A wide gap between Budget estimates (BE) and revised estimates (RE) of fertiliser subsidy since 2020-21 has resulted in delayed payment of subsidies to companies, adversely impacting financial performance of the sector, a parliament standing committee on chemical and fertiliser has stated in its report.
The panel chaired by Kanimozhi Karunanidhi has stated that in 2021-22, against BE of Rs 0.84 trillion, allocation for fertiliser subsidy was hiked by 78% to Rs 1.49 trillion at RE stage which reflects “the poor planning by both the ministry of finance and the department of fertilisers”.
The panel has observed that the fertiliser department has been allocated Rs 1.09 trillion for 2022-23 as per BE against the demand of Rs 1.76 trillion.
Meanwhile, the government may revise the BE for fertiliser subsidy in the current fiscal by around 140% to Rs 2.5 trillion, as elevated global prices of fertilisers and natural gas, the key feedstock, have inflated costs. This will be the largest ever outlay for fertiliser subsidy.
Stating that there is a huge gap between BE and RE of the department of fertiliser in 2022-23 and 2021-22, the panel observed that the fund approved at RE stage mostly reaches the department of fertiliser during the last quarter of the fiscal thus impacting disbursal of subsidies to companies.
“Gap between the projected requirement for 2022-23 and the budgetary allocation may eventually result in delayed payment or settlement of claims in respect of both Urea and phosphorus (P) and potassium (K) fertilisers subsidies and will thereby adversely affect the financial performance of the fertiliser sector as a whole,” the panel has noted.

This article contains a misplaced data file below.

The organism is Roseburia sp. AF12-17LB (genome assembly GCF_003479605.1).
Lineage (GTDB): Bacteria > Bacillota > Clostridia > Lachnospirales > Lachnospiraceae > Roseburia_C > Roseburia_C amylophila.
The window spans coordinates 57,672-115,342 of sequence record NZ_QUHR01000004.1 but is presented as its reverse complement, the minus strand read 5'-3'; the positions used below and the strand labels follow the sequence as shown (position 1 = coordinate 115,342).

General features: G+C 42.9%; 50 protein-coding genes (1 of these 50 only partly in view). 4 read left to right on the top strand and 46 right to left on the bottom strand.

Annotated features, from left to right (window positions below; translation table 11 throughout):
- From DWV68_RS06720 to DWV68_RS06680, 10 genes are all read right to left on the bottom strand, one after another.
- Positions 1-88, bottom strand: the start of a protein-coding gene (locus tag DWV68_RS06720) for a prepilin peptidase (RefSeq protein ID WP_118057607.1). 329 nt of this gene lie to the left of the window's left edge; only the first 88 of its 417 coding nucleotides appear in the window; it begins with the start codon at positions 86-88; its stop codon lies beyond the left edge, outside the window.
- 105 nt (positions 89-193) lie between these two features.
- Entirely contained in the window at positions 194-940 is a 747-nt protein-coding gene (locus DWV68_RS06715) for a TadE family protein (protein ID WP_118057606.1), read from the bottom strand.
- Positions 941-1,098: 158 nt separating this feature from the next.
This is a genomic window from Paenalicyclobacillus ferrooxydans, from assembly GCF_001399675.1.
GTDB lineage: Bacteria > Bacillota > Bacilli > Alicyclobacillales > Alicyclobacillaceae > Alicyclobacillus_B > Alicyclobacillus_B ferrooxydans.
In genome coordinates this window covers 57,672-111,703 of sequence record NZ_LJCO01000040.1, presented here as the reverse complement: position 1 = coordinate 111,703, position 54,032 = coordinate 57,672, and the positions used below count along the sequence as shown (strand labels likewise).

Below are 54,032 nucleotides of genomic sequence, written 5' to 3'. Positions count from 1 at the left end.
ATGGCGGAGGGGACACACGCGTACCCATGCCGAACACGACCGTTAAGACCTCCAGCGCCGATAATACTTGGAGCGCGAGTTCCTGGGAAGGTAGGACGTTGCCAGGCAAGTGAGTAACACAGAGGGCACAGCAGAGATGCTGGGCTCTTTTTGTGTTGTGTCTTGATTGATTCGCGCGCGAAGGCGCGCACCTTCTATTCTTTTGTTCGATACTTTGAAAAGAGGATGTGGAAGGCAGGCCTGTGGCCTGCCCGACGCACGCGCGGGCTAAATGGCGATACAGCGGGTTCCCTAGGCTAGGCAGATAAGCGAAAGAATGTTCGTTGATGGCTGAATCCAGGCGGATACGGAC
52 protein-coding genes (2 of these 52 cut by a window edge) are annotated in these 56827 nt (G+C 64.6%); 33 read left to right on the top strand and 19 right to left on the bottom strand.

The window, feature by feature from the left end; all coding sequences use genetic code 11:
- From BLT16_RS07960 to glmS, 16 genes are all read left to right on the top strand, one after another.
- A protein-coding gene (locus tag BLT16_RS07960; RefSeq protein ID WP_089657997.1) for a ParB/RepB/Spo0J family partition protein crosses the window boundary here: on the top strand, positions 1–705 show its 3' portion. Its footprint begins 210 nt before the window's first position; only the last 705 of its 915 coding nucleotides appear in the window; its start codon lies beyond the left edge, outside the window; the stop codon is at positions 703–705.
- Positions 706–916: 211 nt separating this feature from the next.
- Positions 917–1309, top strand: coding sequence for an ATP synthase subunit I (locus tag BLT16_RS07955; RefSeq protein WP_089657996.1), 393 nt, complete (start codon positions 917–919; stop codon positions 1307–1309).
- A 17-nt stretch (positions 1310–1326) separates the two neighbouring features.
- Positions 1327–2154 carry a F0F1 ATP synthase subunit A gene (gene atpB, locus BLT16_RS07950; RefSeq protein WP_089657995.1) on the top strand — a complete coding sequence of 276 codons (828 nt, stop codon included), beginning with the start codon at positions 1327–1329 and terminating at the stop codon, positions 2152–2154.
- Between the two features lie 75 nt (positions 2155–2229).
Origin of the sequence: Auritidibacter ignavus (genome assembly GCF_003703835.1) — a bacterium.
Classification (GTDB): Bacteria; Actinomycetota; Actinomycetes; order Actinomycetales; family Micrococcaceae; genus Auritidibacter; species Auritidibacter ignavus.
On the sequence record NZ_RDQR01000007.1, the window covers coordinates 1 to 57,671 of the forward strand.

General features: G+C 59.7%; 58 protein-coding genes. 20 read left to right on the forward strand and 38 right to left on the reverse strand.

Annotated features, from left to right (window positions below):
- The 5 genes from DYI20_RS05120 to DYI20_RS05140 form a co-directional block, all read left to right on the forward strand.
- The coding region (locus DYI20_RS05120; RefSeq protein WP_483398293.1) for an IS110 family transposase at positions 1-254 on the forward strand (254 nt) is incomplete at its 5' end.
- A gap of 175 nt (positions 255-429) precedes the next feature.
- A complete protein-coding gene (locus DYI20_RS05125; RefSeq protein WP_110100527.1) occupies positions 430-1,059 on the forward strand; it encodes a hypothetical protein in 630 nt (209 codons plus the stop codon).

Expressing concern, the panel has said that Rs 21, 673 crore is likely to be accumulated as carry-over liabilities in respect of indigenous and imported urea and P and K fertilisers by the end of 2021-22.
It has recommended the department of fertiliser to strengthen its budgetary planning process and provide accurate demand for funds so as to convince the ministry of finance to allocate funds as per its requirements at BE stage itself without any cuts. It stated that the finance ministry should facilitate timely allocation of funds to the department of fertiliser for optimum utilisation of funds, which would eventually give a boost to the agriculture sector in the country.
Chemicals and fertilisers minister Mansukh Mandaviya has recently stated that the government would not pass on the burden of rise in global prices to farmers. The government has been raising the subsidy on urea in tandem with the increase in costs as the retail prices of the nutrient are fixed. The country’s annual demand for urea is around 35 million tonne (MT) of which 26 MT are domestically produced while the rest is imported. Urea is mostly imported from Oman, Oman, Egypt, the UAE, South Africa and Ukraine.
Under the nutrient-based subsidy scheme, the aim is to insulate farmers to some extent from the increases in the prices of diammonium phosphate and other non-urea nutrients in the global markets. Subsidies on P&K fertilisers were capped in 2010, but the government has increased the subsidy rates in recent years due to high prices of imported DAP and MoP.